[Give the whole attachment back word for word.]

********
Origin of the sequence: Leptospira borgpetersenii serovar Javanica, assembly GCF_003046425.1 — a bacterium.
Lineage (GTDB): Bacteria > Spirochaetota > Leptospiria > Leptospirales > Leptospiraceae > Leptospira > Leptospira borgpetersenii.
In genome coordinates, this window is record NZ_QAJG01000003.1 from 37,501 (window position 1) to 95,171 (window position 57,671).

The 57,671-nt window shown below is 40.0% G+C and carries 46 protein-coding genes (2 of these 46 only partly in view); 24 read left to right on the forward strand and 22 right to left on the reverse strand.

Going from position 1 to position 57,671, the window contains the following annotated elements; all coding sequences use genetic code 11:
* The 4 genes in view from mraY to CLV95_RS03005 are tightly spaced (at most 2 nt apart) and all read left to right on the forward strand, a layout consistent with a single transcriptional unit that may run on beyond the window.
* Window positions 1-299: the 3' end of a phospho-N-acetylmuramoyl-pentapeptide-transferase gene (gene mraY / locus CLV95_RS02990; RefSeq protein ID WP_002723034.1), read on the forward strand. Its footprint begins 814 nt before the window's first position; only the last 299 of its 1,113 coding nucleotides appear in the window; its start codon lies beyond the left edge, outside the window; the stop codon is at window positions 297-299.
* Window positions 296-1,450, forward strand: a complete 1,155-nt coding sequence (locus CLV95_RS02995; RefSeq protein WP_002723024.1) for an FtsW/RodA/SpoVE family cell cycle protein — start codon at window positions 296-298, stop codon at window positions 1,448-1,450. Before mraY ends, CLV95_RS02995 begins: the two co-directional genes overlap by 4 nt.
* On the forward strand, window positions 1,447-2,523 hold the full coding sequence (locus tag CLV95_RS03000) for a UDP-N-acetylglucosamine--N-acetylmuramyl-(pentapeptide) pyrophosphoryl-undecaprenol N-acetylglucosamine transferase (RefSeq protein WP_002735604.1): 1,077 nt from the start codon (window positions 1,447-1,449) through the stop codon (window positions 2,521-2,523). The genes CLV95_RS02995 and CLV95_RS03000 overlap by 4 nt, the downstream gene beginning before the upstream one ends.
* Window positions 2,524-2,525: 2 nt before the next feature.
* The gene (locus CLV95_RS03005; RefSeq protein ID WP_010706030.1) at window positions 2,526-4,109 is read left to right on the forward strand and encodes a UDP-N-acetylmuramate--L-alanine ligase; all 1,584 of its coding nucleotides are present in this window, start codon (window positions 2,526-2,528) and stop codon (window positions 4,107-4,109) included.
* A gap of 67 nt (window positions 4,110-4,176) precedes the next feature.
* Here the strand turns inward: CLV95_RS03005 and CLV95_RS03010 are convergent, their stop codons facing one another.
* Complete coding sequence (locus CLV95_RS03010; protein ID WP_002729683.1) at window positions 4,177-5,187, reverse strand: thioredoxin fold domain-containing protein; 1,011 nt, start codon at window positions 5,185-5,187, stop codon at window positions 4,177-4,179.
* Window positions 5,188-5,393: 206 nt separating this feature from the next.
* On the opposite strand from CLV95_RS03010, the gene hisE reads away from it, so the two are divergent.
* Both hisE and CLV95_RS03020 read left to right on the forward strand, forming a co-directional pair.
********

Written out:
Origin of the sequence: Leptospira borgpetersenii serovar Javanica, assembly GCF_003046425.1 — a bacterium.
Lineage (GTDB): Bacteria > Spirochaetota > Leptospiria > Leptospirales > Leptospiraceae > Leptospira > Leptospira borgpetersenii.
In genome coordinates, this window is record NZ_QAJG01000003.1 from 37,501 (window position 1) to 95,171 (window position 57,671).

The 57,671-nt window shown below is 40.0% G+C and carries 46 protein-coding genes (2 of these 46 only partly in view); 24 read left to right on the forward strand and 22 right to left on the reverse strand.

Going from position 1 to position 57,671, the window contains the following annotated elements; all coding sequences use genetic code 11:
* The 4 genes in view from mraY to CLV95_RS03005 are tightly spaced (at most 2 nt apart) and all read left to right on the forward strand, a layout consistent with a single transcriptional unit that may run on beyond the window.
* Window positions 1-299: the 3' end of a phospho-N-acetylmuramoyl-pentapeptide-transferase gene (gene mraY / locus CLV95_RS02990; RefSeq protein ID WP_002723034.1), read on the forward strand. Its footprint begins 814 nt before the window's first position; only the last 299 of its 1,113 coding nucleotides appear in the window; its start codon lies beyond the left edge, outside the window; the stop codon is at window positions 297-299.
* Window positions 296-1,450, forward strand: a complete 1,155-nt coding sequence (locus CLV95_RS02995; RefSeq protein WP_002723024.1) for an FtsW/RodA/SpoVE family cell cycle protein — start codon at window positions 296-298, stop codon at window positions 1,448-1,450. Before mraY ends, CLV95_RS02995 begins: the two co-directional genes overlap by 4 nt.
* On the forward strand, window positions 1,447-2,523 hold the full coding sequence (locus tag CLV95_RS03000) for a UDP-N-acetylglucosamine--N-acetylmuramyl-(pentapeptide) pyrophosphoryl-undecaprenol N-acetylglucosamine transferase (RefSeq protein WP_002735604.1): 1,077 nt from the start codon (window positions 1,447-1,449) through the stop codon (window positions 2,521-2,523). The genes CLV95_RS02995 and CLV95_RS03000 overlap by 4 nt, the downstream gene beginning before the upstream one ends.
* Window positions 2,524-2,525: 2 nt before the next feature.
* The gene (locus CLV95_RS03005; RefSeq protein ID WP_010706030.1) at window positions 2,526-4,109 is read left to right on the forward strand and encodes a UDP-N-acetylmuramate--L-alanine ligase; all 1,584 of its coding nucleotides are present in this window, start codon (window positions 2,526-2,528) and stop codon (window positions 4,107-4,109) included.
* A gap of 67 nt (window positions 4,110-4,176) precedes the next feature.
* Here the strand turns inward: CLV95_RS03005 and CLV95_RS03010 are convergent, their stop codons facing one another.
* Complete coding sequence (locus CLV95_RS03010; protein ID WP_002729683.1) at window positions 4,177-5,187, reverse strand: thioredoxin fold domain-containing protein; 1,011 nt, start codon at window positions 5,185-5,187, stop codon at window positions 4,177-4,179.
* Window positions 5,188-5,393: 206 nt separating this feature from the next.
* On the opposite strand from CLV95_RS03010, the gene hisE reads away from it, so the two are divergent.
* Both hisE and CLV95_RS03020 read left to right on the forward strand, forming a co-directional pair.